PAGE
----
Tag Archives: Marc Atchison


Hokkaido – Japan’s northern delight

Latest News

Hokkaido – Japan’s northern delight

Sapporo, Hokkaido, Japan — Its early morning and the streets of Hokkaido’s capital are blanketed with a carpet of freshly-fallen snow. An icy wind sweeps down from the fortress of mountains guarding Sapporo and the sun slowly rises from behind the highest peak, fabled Mount Moiwa, into a cloudless, cobalt sky. The Yezo spruce trees in Odori Park bend under the weight of the snow — their branches appear to be bowing in appreciation of winter finally arriving.

From my hotel window, lovely Sapporo looks like a giant Christmas card.

While others may curse winter, it’s actually looked upon as a gift in Sapporo and the other fabulous ski regions of Hokkaido, Japan’s largest prefecture, which is quickly becoming a Bucket List destination for lovers of the sport.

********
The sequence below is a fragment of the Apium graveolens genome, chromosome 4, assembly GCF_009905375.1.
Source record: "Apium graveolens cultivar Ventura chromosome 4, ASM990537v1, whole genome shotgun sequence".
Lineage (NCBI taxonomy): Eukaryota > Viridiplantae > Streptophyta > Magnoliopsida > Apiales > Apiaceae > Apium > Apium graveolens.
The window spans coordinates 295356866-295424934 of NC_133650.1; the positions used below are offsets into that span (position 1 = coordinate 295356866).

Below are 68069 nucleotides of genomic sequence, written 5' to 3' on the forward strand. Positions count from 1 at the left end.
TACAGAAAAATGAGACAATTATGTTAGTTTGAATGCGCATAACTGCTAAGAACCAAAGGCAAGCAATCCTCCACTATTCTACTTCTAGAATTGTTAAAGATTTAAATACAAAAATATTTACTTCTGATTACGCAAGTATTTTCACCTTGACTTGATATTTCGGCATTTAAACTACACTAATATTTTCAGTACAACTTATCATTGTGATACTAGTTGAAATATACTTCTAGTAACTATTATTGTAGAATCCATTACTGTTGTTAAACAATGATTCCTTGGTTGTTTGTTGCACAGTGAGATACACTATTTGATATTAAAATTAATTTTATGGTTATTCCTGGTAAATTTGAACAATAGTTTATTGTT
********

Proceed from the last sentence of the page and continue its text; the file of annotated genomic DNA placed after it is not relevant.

That’s because this beautiful northern island outpost that’s dotted with lots of snow-capped volcanic mountains — six are active — offers skiers some of the best runs and resorts in the world. In fact, this land of fire and ice gets more snow — between 14m and 18m annually — then does competitors like Whistler (11.7m), Val d’Azure (7.82m), Aspen (4.3m) and St. Moritz (4.3m).

The one thing those other ski destinations don’t have, though, is Sapporo.

“You can’t spend all your time skiing. You need to eat, drink and have fun. And Sapporo has plenty of that,” Katsuko Kemanai, a local guide assures me as we set out to explore the city best known globally as the beer capital of Japan.

“All the major Japanese breweries have factories here — Kirin, Asahi, Suntory and of course Sapporo,” says Katsuko, who has been guiding visitors around her beloved city for the last 30 years.

“We even have a beer museum and it’s the most popular museum in our city. I wonder why?” asks the guide with a wry smile.

At the museum, where I get to sample some of the local brew, I learn that Sapporo’s ground water is the best in Japan and perfectly suited for making beer. Hokkaido is also where hops, the key ingredient in beer, flourish in the wild.